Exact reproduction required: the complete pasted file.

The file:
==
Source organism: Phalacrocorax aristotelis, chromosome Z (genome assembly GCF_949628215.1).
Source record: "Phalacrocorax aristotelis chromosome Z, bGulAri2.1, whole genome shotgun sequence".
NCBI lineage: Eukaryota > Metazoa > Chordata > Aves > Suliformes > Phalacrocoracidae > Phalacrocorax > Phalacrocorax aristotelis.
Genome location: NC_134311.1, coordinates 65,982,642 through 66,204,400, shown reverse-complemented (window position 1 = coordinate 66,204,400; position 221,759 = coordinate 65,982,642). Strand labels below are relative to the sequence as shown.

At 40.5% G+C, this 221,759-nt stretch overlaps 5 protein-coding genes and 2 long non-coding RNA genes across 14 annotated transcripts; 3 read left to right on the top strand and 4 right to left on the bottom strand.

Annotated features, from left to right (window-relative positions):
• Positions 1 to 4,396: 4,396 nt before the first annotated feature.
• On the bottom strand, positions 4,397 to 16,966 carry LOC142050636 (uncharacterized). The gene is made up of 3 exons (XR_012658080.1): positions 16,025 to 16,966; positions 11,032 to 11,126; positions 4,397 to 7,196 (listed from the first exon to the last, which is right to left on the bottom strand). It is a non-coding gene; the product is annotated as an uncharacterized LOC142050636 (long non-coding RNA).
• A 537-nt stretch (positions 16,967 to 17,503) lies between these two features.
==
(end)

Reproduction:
Source organism: Phalacrocorax aristotelis, chromosome Z (genome assembly GCF_949628215.1).
Source record: "Phalacrocorax aristotelis chromosome Z, bGulAri2.1, whole genome shotgun sequence".
NCBI lineage: Eukaryota > Metazoa > Chordata > Aves > Suliformes > Phalacrocoracidae > Phalacrocorax > Phalacrocorax aristotelis.
Genome location: NC_134311.1, coordinates 65,982,642 through 66,204,400, shown reverse-complemented (window position 1 = coordinate 66,204,400; position 221,759 = coordinate 65,982,642). Strand labels below are relative to the sequence as shown.

At 40.5% G+C, this 221,759-nt stretch overlaps 5 protein-coding genes and 2 long non-coding RNA genes across 14 annotated transcripts; 3 read left to right on the top strand and 4 right to left on the bottom strand.

Annotated features, from left to right (window-relative positions):
• Positions 1 to 4,396: 4,396 nt before the first annotated feature.
• On the bottom strand, positions 4,397 to 16,966 carry LOC142050636 (uncharacterized). The gene is made up of 3 exons (XR_012658080.1): positions 16,025 to 16,966; positions 11,032 to 11,126; positions 4,397 to 7,196 (listed from the first exon to the last, which is right to left on the bottom strand). It is a non-coding gene; the product is annotated as an uncharacterized LOC142050636 (long non-coding RNA).
• A 537-nt stretch (positions 16,967 to 17,503) lies between these two features.